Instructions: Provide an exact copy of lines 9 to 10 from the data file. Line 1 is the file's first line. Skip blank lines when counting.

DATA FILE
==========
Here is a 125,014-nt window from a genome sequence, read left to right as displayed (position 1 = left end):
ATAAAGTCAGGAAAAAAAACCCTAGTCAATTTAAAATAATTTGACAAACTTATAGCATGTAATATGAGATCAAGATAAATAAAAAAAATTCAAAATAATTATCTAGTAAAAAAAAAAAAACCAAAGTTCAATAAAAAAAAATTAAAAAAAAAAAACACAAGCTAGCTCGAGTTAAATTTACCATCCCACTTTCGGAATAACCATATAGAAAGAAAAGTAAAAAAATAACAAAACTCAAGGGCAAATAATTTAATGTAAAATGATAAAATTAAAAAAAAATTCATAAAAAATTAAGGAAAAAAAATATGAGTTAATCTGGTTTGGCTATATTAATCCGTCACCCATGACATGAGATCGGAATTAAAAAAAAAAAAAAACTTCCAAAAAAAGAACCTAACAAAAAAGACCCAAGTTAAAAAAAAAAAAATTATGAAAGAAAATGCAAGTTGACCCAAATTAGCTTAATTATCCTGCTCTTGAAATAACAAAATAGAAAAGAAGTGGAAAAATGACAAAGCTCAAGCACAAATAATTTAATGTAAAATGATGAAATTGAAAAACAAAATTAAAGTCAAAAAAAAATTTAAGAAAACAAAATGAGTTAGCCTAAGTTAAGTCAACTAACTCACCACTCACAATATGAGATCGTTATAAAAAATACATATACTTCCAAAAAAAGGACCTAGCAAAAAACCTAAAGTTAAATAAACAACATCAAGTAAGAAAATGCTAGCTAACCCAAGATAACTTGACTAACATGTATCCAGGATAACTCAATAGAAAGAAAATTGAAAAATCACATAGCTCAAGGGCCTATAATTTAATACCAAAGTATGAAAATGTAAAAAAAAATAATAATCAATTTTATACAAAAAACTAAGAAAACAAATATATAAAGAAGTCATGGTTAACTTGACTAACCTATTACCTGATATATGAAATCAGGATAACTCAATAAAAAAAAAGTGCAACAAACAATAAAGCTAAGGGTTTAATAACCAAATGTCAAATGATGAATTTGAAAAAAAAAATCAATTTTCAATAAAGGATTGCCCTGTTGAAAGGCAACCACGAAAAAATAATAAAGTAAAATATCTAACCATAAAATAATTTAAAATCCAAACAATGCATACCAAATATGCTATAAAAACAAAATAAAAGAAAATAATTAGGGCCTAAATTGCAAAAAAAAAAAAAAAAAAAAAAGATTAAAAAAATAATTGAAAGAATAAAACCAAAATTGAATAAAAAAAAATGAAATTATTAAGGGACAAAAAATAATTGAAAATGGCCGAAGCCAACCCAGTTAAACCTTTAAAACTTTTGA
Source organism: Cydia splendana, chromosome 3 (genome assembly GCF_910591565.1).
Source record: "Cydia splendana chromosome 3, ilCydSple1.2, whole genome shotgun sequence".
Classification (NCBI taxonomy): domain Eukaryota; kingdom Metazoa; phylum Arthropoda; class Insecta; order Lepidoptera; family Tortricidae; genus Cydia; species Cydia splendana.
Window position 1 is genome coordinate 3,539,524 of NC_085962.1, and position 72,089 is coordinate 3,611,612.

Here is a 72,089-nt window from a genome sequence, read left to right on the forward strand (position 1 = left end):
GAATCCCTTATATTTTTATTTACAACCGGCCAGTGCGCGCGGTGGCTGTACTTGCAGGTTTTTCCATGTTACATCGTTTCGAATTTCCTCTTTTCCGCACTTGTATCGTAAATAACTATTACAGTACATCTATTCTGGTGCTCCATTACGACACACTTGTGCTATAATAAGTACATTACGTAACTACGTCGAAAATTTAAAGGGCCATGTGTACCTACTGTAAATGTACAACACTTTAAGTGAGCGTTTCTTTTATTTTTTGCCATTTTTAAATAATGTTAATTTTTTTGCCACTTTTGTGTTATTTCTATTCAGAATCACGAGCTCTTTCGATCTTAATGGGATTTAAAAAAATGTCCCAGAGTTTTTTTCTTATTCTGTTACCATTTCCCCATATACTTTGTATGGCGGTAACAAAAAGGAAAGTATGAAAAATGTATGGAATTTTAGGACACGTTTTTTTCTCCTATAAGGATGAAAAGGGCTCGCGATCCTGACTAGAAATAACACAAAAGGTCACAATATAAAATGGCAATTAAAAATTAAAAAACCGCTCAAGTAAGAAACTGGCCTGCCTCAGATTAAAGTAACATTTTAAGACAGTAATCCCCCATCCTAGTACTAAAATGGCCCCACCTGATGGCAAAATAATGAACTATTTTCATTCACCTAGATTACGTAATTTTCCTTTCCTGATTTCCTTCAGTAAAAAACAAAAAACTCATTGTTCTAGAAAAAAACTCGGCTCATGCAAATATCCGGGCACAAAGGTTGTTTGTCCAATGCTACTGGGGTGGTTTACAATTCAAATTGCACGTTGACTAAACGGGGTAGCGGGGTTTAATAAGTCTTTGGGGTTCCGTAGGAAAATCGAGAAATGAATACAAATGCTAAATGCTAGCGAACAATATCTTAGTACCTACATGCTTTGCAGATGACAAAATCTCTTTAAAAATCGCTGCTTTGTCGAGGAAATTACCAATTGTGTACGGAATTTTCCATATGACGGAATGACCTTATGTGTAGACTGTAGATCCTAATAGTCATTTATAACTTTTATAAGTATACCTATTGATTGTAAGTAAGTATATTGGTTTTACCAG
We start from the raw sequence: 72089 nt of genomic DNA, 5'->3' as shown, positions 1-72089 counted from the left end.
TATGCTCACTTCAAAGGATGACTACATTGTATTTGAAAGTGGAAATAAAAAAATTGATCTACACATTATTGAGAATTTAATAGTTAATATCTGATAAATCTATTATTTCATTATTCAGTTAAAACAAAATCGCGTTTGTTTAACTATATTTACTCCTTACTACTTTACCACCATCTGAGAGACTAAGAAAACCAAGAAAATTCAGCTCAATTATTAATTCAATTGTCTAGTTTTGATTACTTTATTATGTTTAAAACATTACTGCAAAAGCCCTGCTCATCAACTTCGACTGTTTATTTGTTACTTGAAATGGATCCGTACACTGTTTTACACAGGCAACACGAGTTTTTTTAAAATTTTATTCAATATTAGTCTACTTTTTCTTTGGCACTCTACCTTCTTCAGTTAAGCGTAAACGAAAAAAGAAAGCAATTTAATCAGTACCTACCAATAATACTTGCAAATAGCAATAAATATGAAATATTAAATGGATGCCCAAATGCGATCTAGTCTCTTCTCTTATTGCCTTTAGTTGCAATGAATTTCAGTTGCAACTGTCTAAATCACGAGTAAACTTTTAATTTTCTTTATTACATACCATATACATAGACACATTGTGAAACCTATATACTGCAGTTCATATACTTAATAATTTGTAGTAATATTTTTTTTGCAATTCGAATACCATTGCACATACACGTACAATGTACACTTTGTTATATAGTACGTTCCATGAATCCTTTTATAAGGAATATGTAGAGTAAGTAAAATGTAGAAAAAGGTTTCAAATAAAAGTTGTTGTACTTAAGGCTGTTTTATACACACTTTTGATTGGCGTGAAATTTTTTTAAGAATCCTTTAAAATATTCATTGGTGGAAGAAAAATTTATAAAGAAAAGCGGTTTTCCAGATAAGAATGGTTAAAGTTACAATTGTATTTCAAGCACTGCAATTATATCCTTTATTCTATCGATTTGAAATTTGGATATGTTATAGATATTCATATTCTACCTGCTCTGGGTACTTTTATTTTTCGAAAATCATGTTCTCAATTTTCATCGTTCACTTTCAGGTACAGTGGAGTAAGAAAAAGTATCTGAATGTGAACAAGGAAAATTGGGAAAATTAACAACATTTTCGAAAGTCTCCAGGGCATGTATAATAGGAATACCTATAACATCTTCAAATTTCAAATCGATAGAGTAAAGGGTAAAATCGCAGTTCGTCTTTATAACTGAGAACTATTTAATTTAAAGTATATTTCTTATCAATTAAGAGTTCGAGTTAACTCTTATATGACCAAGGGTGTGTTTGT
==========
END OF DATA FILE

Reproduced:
We start from the raw sequence: 72089 nt of genomic DNA, 5'->3' as shown, positions 1-72089 counted from the left end.
TATGCTCACTTCAAAGGATGACTACATTGTATTTGAAAGTGGAAATAAAAAAATTGATCTACACATTATTGAGAATTTAATAGTTAATATCTGATAAATCTATTATTTCATTATTCAGTTAAAACAAAATCGCGTTTGTTTAACTATATTTACTCCTTACTACTTTACCACCATCTGAGAGACTAAGAAAACCAAGAAAATTCAGCTCAATTATTAATTCAATTGTCTAGTTTTGATTACTTTATTATGTTTAAAACATTACTGCAAAAGCCCTGCTCATCAACTTCGACTGTTTATTTGTTACTTGAAATGGATCCGTACACTGTTTTACACAGGCAACACGAGTTTTTTTAAAATTTTATTCAATATTAGTCTACTTTTTCTTTGGCACTCTACCTTCTTCAGTTAAGCGTAAACGAAAAAAGAAAGCAATTTAATCAGTACCTACCAATAATACTTGCAAATAGCAATAAATATGAAATATTAAATGGATGCCCAAATGCGATCTAGTCTCTTCTCTTATTGCCTTTAGTTGCAATGAATTTCAGTTGCAACTGTCTAAATCACGAGTAAACTTTTAATTTTCTTTATTACATACCATATACATAGACACATTGTGAAACCTATATACTGCAGTTCATATACTTAATAATTTGTAGTAATATTTTTTTTGCAATTCGAATACCATTGCACATACACGTACAATGTACACTTTGTTATATAGTACGTTCCATGAATCCTTTTATAAGGAATATGTAGAGTAAGTAAAATGTAGAAAAAGGTTTCAAATAAAAGTTGTTGTACTTAAGGCTGTTTTATACACACTTTTGATTGGCGTGAAATTTTTTTAAGAATCCTTTAAAATATTCATTGGTGGAAGAAAAATTTATAAAGAAAAGCGGTTTTCCAGATAAGAATGGTTAAAGTTACAATTGTATTTCAAGCACTGCAATTATATCCTTTATTCTATCGATTTGAAATTTGGATATGTTATAGATATTCATATTCTACCTGCTCTGGGTACTTTTATTTTTCGAAAATCATGTTCTCAATTTTCATCGTTCACTTTCAGGTACAGTGGAGTAAGAAAAAGTATCTGAATGTGAACAAGGAAAATTGGGAAAATTAACAACATTTTCGAAAGTCTCCAGGGCATGTATAATAGGAATACCTATAACATCTTCAAATTTCAAATCGATAGAGTAAAGGGTAAAATCGCAGTTCGTCTTTATAACTGAGAACTATTTAATTTAAAGTATATTTCTTATCAATTAAGAGTTCGAGTTAACTCTTATATGACCAAGGGTGTGTTTGT